A broad staircase led from the front corridor to the first floor, and at the top of the stairs a wide landing  was arranged so as to accommodate a “snug”, a small area where visitors and guests could sit and quietly converse. The first floor contained three large sitting rooms, a ladies’ drawing room and twenty bedrooms, together with bathrooms and lavatories whose “arrangements are all excellently complete”. The second floor also contained bedrooms and “an apartment which can be used by the inmates as a social hall, or for a party”. There were also fire escapes, iron ladders that could be slung down from the balconies, on the western, northern and southern sides of the building, and also from the servants’ quarters, whose exact whereabouts are unspecified but were presumably at the rear of the building.

            The Hotel had a reputation as a “country house”, that is to say one that catered for the needs of farmers and those coming to the City from the country. Special arrangements were made to cater for the needs of the farmers, which involved a full quarter of an acre at the rear of the building devoted to stabling for horses, and a cyclery; cycling was an extremely popular method of transport in those days and visitors from the country were supplied with bicycles for their use when in the City. At the rear of the main block there was also a brick out-building, detached from the house, for the use of ladies as a waiting room.

            John Fox died on 21st August and was buried in the Barbadoes Street cemetery. His wife, Hannah, and eldest son Edwin, took over the running of the establishment but decided after only two years that enough was enough. Hannah was by then about 66 and no doubt, after forty years in “the Trade” together with bearing some fifteen children, felt that she was ready for a rest. In 1909 they sold out to the redoubtable A J “Alf” O’Malley who would later take over the Carlton Hotel and establish a virtual dynasty in its history. Hannah Fox died in October of 1926, aged 83, and was buried next to John.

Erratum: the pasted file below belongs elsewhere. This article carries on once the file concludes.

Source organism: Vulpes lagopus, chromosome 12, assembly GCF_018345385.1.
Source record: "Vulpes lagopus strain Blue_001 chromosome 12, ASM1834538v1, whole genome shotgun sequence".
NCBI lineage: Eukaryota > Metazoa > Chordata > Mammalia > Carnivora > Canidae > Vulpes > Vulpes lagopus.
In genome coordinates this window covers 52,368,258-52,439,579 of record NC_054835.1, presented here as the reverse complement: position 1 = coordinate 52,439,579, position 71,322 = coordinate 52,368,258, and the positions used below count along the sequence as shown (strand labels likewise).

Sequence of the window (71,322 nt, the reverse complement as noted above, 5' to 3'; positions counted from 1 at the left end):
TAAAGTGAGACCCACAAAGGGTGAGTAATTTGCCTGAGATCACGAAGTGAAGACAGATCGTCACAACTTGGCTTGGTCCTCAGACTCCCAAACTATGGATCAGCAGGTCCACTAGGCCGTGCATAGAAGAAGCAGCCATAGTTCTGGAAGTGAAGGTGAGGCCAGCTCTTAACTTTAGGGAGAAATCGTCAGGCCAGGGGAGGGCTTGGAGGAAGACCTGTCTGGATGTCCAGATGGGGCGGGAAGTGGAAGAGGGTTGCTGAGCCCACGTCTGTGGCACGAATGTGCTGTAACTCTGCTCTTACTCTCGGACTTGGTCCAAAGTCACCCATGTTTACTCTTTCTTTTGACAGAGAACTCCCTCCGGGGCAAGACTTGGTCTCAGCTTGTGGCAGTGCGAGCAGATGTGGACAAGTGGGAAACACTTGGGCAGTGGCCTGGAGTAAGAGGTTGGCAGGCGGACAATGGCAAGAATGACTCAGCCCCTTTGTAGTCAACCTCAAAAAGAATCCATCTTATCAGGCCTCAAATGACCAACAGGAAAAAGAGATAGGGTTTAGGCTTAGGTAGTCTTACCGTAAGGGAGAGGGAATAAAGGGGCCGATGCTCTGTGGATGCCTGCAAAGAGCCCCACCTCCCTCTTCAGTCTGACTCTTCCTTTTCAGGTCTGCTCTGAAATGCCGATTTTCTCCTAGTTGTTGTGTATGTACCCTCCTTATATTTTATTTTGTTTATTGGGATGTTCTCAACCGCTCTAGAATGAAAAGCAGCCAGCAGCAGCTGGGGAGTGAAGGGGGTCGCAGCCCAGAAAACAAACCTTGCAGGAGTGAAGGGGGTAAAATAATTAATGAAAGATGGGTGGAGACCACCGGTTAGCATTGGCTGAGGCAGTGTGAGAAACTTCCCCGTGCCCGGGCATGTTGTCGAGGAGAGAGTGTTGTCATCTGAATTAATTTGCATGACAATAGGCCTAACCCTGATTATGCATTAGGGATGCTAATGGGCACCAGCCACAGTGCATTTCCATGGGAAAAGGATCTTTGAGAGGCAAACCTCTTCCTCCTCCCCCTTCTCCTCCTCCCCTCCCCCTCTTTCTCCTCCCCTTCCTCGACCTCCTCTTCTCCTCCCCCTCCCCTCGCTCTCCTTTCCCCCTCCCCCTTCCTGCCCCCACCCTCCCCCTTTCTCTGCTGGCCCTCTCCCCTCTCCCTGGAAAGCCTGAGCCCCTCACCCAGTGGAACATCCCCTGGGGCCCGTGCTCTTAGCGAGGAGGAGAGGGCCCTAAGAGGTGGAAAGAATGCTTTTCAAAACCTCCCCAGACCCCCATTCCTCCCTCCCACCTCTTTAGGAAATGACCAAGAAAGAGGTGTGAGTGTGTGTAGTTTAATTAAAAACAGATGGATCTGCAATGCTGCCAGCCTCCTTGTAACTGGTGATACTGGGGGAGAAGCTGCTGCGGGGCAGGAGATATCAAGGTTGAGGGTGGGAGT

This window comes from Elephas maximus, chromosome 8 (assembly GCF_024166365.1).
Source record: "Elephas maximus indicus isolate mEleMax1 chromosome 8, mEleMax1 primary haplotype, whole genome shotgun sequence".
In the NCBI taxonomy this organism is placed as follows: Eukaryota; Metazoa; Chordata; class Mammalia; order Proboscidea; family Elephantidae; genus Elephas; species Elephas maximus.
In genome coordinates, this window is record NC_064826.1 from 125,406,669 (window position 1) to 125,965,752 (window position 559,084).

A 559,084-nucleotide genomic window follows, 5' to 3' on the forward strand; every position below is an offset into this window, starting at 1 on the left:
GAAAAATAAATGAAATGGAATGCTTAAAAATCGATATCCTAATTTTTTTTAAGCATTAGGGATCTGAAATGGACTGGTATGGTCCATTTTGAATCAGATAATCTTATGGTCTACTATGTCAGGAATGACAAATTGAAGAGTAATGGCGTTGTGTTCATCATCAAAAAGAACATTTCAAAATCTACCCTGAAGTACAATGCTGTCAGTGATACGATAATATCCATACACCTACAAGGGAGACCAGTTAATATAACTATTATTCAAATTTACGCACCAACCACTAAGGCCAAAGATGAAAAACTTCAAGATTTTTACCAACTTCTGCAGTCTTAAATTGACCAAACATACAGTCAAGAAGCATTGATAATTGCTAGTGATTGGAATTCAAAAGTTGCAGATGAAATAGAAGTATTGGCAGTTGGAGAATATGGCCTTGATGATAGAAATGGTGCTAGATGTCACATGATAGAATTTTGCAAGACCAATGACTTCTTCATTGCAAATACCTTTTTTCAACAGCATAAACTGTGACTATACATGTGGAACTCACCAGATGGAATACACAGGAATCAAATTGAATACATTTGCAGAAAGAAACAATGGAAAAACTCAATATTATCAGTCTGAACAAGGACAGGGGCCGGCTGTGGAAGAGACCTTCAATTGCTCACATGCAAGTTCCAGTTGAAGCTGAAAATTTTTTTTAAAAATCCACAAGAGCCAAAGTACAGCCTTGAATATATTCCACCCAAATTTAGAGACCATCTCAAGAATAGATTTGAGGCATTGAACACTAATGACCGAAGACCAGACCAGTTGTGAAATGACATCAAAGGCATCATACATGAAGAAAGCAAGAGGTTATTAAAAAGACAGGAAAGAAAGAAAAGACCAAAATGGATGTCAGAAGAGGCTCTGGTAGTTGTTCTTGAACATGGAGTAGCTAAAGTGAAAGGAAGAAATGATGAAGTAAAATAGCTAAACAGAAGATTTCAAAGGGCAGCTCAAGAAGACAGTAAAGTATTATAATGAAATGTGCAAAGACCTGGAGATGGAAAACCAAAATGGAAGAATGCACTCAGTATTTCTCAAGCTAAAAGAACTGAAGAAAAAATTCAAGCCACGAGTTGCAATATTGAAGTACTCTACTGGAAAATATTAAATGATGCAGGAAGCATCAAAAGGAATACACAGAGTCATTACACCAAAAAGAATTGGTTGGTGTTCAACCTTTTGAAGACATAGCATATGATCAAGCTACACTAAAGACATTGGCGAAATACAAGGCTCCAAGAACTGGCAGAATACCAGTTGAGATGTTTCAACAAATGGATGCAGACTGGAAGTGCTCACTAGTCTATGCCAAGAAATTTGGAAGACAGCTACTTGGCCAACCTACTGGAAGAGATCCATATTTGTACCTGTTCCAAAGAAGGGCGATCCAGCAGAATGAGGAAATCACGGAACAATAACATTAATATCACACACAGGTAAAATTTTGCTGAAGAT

15:03. A Strange and Tragic Mystery.

            All Hotels have a few odd tales to tell, and a few mysteries that must remain forever unsolved. Such a one was the tragic case of a one Frank McAtavey who stayed briefly – very briefly- at the Zetland Hotel in 1921 (Lyttelton Times 6th April 1921, p6)

            Mr. McAtavey was a miner who had worked on the Otira Rail Tunnel. He was employed by New Zealand Railways and had come across from his native West Coast on Railways business. Along with his shift foreman, a certain Alexander McDonald, he booked into the Zetland Hotel on the afternoon of Thursday 24th March 1921. The two men had just arrived in Christchurch and they shared a room together. That night McAtavey went to the Opera House, enjoyed the show, returned to the Hotel and went to bed. At about 1:00 a.m. the next morning William Hancock, the night porter, heard groans coming from outside and duly went to investigate.